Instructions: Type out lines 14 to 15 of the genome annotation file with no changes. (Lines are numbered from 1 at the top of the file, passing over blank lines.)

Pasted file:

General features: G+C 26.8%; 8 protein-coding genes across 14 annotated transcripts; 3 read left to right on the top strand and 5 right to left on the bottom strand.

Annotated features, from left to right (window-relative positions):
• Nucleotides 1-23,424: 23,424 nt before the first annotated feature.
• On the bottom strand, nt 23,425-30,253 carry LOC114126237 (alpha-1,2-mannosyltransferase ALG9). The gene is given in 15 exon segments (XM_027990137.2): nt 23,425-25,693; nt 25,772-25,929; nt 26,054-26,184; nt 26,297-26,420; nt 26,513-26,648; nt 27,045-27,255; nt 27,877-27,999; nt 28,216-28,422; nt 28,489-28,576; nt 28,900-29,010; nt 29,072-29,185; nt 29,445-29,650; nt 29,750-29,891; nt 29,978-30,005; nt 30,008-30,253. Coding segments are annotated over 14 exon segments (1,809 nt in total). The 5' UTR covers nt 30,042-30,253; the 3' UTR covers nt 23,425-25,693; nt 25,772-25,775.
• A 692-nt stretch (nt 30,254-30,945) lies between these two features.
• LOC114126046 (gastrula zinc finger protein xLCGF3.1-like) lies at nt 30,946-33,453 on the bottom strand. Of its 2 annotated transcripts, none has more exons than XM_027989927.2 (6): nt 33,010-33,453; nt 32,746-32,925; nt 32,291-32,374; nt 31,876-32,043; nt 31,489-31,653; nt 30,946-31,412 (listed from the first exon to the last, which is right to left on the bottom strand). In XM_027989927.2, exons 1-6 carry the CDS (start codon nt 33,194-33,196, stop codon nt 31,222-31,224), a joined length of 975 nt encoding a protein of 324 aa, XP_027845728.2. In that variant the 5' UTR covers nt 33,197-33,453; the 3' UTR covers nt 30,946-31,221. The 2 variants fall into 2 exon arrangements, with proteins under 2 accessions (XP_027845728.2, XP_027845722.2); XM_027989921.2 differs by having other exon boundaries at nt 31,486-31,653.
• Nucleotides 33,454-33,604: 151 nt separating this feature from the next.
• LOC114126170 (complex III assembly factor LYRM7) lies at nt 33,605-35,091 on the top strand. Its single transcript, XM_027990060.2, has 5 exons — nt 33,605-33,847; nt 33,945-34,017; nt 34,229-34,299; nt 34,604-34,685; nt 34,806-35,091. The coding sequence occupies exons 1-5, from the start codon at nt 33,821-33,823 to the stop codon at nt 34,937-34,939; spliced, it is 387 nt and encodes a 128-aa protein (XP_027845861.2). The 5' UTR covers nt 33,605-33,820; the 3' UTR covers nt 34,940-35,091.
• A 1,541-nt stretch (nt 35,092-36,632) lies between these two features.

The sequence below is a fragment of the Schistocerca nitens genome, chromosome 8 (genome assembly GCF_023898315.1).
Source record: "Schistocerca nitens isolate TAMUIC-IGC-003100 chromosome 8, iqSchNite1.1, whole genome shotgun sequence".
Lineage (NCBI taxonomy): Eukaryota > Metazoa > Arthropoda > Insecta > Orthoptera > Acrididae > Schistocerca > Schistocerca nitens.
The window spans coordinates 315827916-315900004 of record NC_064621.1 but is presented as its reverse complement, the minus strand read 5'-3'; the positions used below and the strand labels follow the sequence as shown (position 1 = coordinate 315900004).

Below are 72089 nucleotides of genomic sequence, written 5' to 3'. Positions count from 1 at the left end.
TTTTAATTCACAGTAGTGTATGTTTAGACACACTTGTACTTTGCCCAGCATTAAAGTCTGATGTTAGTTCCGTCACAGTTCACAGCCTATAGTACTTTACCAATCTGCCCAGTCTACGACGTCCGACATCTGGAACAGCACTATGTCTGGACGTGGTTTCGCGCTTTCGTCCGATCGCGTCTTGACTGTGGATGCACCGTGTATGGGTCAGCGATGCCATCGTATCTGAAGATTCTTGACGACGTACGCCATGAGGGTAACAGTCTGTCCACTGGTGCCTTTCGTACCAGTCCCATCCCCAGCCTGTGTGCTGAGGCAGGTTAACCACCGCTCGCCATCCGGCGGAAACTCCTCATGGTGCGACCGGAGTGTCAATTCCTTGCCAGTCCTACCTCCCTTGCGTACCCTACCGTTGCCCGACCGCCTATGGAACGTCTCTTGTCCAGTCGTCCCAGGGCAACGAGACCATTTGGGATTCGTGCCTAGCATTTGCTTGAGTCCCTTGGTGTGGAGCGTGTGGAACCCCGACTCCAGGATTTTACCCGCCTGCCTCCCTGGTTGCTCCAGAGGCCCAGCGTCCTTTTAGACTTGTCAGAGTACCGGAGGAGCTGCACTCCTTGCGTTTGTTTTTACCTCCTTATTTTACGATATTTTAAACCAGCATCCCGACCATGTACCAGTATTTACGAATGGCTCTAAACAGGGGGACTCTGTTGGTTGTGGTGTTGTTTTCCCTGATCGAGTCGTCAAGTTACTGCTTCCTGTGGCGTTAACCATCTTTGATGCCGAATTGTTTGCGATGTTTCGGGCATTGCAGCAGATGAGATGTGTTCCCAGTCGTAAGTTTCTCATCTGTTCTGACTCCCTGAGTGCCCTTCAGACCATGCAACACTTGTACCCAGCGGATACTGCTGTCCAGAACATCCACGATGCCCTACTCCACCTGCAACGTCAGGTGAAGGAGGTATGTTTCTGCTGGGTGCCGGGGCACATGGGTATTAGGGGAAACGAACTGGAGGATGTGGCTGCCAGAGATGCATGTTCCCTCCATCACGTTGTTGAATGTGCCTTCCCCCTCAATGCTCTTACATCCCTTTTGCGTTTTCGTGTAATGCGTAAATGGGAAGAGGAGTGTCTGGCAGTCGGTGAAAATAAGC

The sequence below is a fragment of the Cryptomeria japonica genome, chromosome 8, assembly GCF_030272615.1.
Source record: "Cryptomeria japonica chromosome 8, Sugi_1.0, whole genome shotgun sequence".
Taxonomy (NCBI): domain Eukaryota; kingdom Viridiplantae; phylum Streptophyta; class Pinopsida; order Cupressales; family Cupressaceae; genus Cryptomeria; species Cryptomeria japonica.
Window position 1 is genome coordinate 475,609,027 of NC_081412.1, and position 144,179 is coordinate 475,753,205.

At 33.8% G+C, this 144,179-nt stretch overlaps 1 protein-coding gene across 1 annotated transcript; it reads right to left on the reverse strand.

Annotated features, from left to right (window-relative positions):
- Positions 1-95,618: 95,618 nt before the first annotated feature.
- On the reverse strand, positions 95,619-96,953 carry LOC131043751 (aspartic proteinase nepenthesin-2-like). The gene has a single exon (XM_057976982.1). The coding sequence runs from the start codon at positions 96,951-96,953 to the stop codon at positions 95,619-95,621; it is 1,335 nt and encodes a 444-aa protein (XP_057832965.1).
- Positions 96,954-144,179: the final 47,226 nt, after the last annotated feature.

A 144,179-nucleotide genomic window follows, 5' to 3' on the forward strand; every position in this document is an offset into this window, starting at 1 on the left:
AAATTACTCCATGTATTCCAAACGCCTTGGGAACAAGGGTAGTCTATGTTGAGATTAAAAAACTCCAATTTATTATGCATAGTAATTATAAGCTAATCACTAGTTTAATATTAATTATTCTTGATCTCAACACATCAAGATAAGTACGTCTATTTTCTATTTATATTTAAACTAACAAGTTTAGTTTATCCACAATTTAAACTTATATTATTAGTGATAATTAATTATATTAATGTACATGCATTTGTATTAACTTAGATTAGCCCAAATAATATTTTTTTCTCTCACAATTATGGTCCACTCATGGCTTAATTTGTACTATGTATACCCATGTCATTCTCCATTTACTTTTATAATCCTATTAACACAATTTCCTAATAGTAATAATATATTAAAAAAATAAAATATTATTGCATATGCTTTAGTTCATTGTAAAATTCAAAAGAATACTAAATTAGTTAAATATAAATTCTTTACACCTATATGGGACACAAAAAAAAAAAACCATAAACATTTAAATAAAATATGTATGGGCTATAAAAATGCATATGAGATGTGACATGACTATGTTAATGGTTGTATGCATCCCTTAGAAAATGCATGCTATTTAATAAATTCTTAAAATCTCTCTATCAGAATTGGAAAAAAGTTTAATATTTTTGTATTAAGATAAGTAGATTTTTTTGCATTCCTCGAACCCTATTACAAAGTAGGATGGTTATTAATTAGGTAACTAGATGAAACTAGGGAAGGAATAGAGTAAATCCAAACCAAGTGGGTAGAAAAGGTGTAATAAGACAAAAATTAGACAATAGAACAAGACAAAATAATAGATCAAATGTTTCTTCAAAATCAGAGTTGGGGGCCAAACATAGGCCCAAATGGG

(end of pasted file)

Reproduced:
Below are 72089 nucleotides of genomic sequence, written 5' to 3'. Positions count from 1 at the left end.
TTTTAATTCACAGTAGTGTATGTTTAGACACACTTGTACTTTGCCCAGCATTAAAGTCTGATGTTAGTTCCGTCACAGTTCACAGCCTATAGTACTTTACCAATCTGCCCAGTCTACGACGTCCGACATCTGGAACAGCACTATGTCTGGACGTGGTTTCGCGCTTTCGTCCGATCGCGTCTTGACTGTGGATGCACCGTGTATGGGTCAGCGATGCCATCGTATCTGAAGATTCTTGACGACGTACGCCATGAGGGTAACAGTCTGTCCACTGGTGCCTTTCGTACCAGTCCCATCCCCAGCCTGTGTGCTGAGGCAGGTTAACCACCGCTCGCCATCCGGCGGAAACTCCTCATGGTGCGACCGGAGTGTCAATTCCTTGCCAGTCCTACCTCCCTTGCGTACCCTACCGTTGCCCGACCGCCTATGGAACGTCTCTTGTCCAGTCGTCCCAGGGCAACGAGACCATTTGGGATTCGTGCCTAGCATTTGCTTGAGTCCCTTGGTGTGGAGCGTGTGGAACCCCGACTCCAGGATTTTACCCGCCTGCCTCCCTGGTTGCTCCAGAGGCCCAGCGTCCTTTTAGACTTGTCAGAGTACCGGAGGAGCTGCACTCCTTGCGTTTGTTTTTACCTCCTTATTTTACGATATTTTAAACCAGCATCCCGACCATGTACCAGTATTTACGAATGGCTCTAAACAGGGGGACTCTGTTGGTTGTGGTGTTGTTTTCCCTGATCGAGTCGTCAAGTTACTGCTTCCTGTGGCGTTAACCATCTTTGATGCCGAATTGTTTGCGATGTTTCGGGCATTGCAGCAGATGAGATGTGTTCCCAGTCGTAAGTTTCTCATCTGTTCTGACTCCCTGAGTGCCCTTCAGACCATGCAACACTTGTACCCAGCGGATACTGCTGTCCAGAACATCCACGATGCCCTACTCCACCTGCAACGTCAGGTGAAGGAGGTATGTTTCTGCTGGGTGCCGGGGCACATGGGTATTAGGGGAAACGAACTGGAGGATGTGGCTGCCAGAGATGCATGTTCCCTCCATCACGTTGTTGAATGTGCCTTCCCCCTCAATGCTCTTACATCCCTTTTGCGTTTTCGTGTAATGCGTAAATGGGAAGAGGAGTGTCTGGCAGTCGGTGAAAATAAGC